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Monday, December 7, 1998 Published at 11:21 GMT

UK Politics

Jonathan Aitken - a 'swashbuckling' life

The Independent newspaper described Jonathan Aitken as "easily one of the most debonair and urbane figures at Westminster and something of a toff". Even his enemies at The Guardian newspaper have described him as "swashbuckling".

But how do such plaudits stand alongside the man who has been so recently villified in the British press?

Here we summarise the colourful life of Jonathan Aitken.


Jonathan William Patrick Aitken was born on August 30, 1942 in Dublin. He joined the ranks of a famous, rich and powerful family.

His grandfather was Lord Rugby, the colonial civil servant. His father was a Tory MP - the late Sir William Traven Aitken - and his mother was Lady Penelope Aitken MBE and daughter of the first Baron of Rugby. Great-uncle Max Aitken is better known as the Canadian media baron Lord Beaverbrook.

The ambitious young Aitken learned the value of useful contacts whilst he was at Eton. His family had been out of contact with his great-uncle Lord Beaverbrook since a family feud in 1958. But Aitken re-established a useful and powerful contact.

Oxford and an early introduction to Westminster

A close friend of Aitken's father was Selwyn Lloyd, who became Chancellor of the Exchequer under Harold Macmillan. Lloyd liked Aitken and introduced him to the Prime Minister and it was not long before the young law student was invited to Chequers for dinner. At 19 he spent his summer writing speeches for the Chancellor, and he was to become Private Secretary to Selwyn Lloyd in 1964.

In 1967 he published a book called 'Young Meteors' in which he named those who he thought would make it to the top of British public life. Those names were John Gummer, Roy Hattersley and Norman Lamont.

First brush with the law

Aitken's first career choice was as a journalist. But he became unsettled by his brush with the law over what was called the "Scott scoop".

He was shown the Scott Report by General Henry Alexander, who was a British representative on the International Military Observer team in Nigeria at the time of the Biafran civil war. The report appeared to prove that Britain had been providing the Nigerian government with many more arms than they had admitted.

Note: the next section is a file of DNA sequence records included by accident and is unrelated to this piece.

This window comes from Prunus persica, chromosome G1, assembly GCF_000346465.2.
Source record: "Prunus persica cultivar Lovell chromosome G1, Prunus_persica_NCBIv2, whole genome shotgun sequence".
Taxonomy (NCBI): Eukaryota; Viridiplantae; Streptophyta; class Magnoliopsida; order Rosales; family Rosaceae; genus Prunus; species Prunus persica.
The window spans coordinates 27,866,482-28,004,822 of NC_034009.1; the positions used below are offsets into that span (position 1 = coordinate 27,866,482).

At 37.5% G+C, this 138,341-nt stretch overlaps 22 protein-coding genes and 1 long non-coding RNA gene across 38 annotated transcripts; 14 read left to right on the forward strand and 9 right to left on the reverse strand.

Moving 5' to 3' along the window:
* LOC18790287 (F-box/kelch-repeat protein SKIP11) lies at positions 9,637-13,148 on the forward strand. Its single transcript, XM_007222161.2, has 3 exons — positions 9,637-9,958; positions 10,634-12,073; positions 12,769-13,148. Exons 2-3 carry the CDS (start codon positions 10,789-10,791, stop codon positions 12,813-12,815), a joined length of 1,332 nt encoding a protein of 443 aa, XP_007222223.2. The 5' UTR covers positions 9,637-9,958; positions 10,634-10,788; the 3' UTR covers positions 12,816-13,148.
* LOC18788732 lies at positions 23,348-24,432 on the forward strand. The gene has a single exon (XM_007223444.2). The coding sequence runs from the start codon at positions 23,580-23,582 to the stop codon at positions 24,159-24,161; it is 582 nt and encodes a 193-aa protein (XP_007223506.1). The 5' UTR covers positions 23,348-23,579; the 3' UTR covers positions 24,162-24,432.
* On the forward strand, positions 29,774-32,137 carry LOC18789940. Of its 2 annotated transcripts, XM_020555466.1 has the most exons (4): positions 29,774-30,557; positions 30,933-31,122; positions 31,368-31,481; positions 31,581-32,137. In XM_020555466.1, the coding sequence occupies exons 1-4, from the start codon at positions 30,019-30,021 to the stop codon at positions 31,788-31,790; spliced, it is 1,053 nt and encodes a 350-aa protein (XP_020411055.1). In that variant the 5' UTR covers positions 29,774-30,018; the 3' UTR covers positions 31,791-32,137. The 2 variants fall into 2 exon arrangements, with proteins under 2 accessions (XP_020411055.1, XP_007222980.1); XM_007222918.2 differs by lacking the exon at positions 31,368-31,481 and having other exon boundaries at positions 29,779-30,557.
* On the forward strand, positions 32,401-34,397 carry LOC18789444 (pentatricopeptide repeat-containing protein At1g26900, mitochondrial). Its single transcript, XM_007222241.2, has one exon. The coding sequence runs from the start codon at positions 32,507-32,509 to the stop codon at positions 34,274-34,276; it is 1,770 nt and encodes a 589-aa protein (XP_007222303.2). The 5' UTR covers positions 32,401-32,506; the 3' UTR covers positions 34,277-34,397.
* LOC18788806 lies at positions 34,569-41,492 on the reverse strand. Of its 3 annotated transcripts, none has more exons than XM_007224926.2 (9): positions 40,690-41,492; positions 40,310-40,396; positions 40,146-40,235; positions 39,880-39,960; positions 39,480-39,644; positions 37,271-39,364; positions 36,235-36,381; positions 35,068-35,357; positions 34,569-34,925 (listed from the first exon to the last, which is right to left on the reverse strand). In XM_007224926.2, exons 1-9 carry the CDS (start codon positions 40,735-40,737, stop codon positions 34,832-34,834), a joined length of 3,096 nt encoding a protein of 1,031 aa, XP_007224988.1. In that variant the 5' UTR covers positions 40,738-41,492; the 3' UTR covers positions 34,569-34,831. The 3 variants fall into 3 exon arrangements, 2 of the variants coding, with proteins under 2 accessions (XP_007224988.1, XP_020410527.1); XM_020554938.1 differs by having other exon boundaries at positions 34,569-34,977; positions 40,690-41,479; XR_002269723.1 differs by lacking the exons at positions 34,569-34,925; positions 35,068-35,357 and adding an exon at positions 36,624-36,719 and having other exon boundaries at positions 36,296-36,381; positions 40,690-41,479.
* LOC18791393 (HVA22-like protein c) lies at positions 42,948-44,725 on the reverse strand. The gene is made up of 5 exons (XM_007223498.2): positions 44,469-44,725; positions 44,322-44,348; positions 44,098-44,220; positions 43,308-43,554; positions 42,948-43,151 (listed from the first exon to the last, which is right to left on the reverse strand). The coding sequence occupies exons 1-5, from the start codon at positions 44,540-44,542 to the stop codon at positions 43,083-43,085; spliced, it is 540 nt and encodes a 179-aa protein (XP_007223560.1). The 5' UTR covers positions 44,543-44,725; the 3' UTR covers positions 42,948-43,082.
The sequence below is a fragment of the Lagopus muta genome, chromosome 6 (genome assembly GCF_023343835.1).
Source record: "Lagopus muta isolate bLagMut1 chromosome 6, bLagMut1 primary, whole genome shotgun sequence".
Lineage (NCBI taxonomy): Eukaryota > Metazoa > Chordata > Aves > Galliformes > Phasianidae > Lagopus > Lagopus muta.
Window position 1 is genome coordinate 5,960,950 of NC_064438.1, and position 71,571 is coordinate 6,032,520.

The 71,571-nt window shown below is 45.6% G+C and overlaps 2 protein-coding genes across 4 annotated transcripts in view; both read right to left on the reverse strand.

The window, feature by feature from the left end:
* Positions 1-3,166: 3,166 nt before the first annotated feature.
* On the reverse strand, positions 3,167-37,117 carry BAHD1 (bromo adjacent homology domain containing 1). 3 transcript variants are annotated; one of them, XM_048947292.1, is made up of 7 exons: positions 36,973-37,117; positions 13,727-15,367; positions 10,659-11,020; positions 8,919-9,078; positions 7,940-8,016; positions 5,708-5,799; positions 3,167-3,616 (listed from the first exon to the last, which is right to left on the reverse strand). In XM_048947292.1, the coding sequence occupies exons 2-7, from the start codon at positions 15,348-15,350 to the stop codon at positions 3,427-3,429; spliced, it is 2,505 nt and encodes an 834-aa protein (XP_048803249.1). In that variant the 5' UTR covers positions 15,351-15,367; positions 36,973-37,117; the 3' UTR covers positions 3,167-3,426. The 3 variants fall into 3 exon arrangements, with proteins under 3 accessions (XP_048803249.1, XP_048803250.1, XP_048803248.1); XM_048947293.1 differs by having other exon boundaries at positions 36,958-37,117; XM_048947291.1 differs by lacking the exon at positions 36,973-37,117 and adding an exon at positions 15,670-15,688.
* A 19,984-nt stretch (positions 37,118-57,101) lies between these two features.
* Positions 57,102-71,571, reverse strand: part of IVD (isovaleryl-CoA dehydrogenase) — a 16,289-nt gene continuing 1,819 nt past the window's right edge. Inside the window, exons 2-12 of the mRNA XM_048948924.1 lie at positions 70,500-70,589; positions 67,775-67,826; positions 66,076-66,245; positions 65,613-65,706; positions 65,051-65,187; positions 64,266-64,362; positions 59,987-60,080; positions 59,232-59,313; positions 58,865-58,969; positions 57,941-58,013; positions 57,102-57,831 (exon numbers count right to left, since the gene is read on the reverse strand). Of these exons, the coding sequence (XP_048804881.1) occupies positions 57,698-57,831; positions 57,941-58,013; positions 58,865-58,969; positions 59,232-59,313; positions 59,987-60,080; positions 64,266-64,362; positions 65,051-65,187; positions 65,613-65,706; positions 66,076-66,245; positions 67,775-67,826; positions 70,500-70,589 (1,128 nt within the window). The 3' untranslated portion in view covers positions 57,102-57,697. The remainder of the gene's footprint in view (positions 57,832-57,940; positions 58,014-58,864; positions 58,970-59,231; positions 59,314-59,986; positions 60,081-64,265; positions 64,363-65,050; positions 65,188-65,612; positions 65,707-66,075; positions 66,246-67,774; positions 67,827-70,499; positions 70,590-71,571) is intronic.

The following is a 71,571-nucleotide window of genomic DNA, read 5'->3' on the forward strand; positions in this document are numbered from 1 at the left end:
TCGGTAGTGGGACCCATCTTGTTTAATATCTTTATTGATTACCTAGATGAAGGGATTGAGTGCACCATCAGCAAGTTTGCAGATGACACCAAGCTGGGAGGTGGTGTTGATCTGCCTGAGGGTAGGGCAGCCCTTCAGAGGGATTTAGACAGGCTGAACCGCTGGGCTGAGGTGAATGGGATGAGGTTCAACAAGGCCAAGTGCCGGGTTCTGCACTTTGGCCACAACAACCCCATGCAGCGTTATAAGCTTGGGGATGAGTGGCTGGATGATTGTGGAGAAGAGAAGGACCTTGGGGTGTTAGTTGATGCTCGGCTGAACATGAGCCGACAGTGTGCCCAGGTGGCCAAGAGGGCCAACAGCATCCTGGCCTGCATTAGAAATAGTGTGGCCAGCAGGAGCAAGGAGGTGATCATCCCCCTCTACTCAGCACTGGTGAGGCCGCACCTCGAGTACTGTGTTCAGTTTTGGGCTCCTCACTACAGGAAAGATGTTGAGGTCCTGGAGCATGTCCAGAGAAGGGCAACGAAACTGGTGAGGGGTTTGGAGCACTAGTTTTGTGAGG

[ image: Mr Aitken answering press questions]
Mr Aitken answering press questions
Aitken photocopied the document and made two copies. One went to Hugh Fraser, a pro-Biafran Tory MP and the other went to the Sunday Telegraph, who used it as a basis for an attack on the government of the day.

In the ensuing uproar Aitken was charged with breaking the Official Secrets Act - but was cleared at the Old Bailey. However, the incident took its toll on his political aspirations when he was dropped as the candidate for the Thirsk and Malton seat.

Burgeoning business

After the Scott incident, Aitken turned his attention to business and formed Aitken Hume International with his cousin. He also became chairman of Slater Walker Securities.

But, renowned for his charm and personality, Aitken's personal earning power could only be realised after he developed his Saudi Arabian connections.

In 1973 he met Prince Mohammed bin Fahd of Saudi Arabia at a dinner in Paris. On a subsequent visit to Saudi Arabia, Aitken met the prince's personal secretary, Said Ayas, and the two became close friends. Mr Ayas was to support his friend through personal trials later in life.

In February 1974 he became more powerful when he was elected as the Conservative MP for Thanet East (later Thanet South). But his private life interfered with what was a promising political career.

[ image: Carol Thatcher - spurned]
Carol Thatcher - spurned
Thatcher blackball

The young Conservative MP started a relationship with Carol Thatcher. But when he decided the relationship was not going to work out, and ended it, he made a lifelong enemy of her mother. Mrs Thatcher called him "the man who made Carol cry". Not to be outdone, he told a Cairo newspaper that Margaret Thatcher " probably thinks Sinai is the plural of sinus". He had to apologise to her in person in 1975, and spent the next 18 years on the parliamentary backbenches.


In 1976 he met one of Said Ayas's neighbours, Lolicia Olivera Azucki. Three years later, on November 16, 1979 they married.

[ image: Marriage in 1979]
Marriage in 1979
They were married for 18 years before she left him. The announcement that they were to separate came on June 19, 1997 at the end of the libel case against The Guardian. Until that point she had sat beside him every day in Court No 10 - the epitome of the loyal political wife.

Glass of Water

Mr Aitken is also famous for a more dramatic public incident. Former TV-am presenter Anna Ford, disgusted with his way of doing business, threw a glass of water in his face after he had masterminded a ruthless coup of the breakfast television company in which she had lost her job.

Political progress

[ image: Mrs Thatcher - a formidable enemy]
Mrs Thatcher - a formidable enemy
Vacher Dod's parliamentary companion describes Aitken as "adventurous" and "buccaneer". Even The Guardian newspaper - his nemesis - praises this stage of his career:

It said: "His backbench career revealed the best of Aitken. Swashbuckling, well briefed and witty, he was voted the Spectator's 'Backbencher of the Year' for his 'arresting challenges to Mrs Thatcher's treatment of press freedom and civil liberties'. He was on a roll."

When John Major came to power in 1992 Aitken finally found political favour. He was appointed as Minister of State for defence procurement - a position he held until 1994.

Aided by a change in his Euro-sceptic attitudes, in 1994 he succeeded Michael Portillo as Chief Secretary to the Treasury and finally attained the Cabinet seat he had long worked towards.

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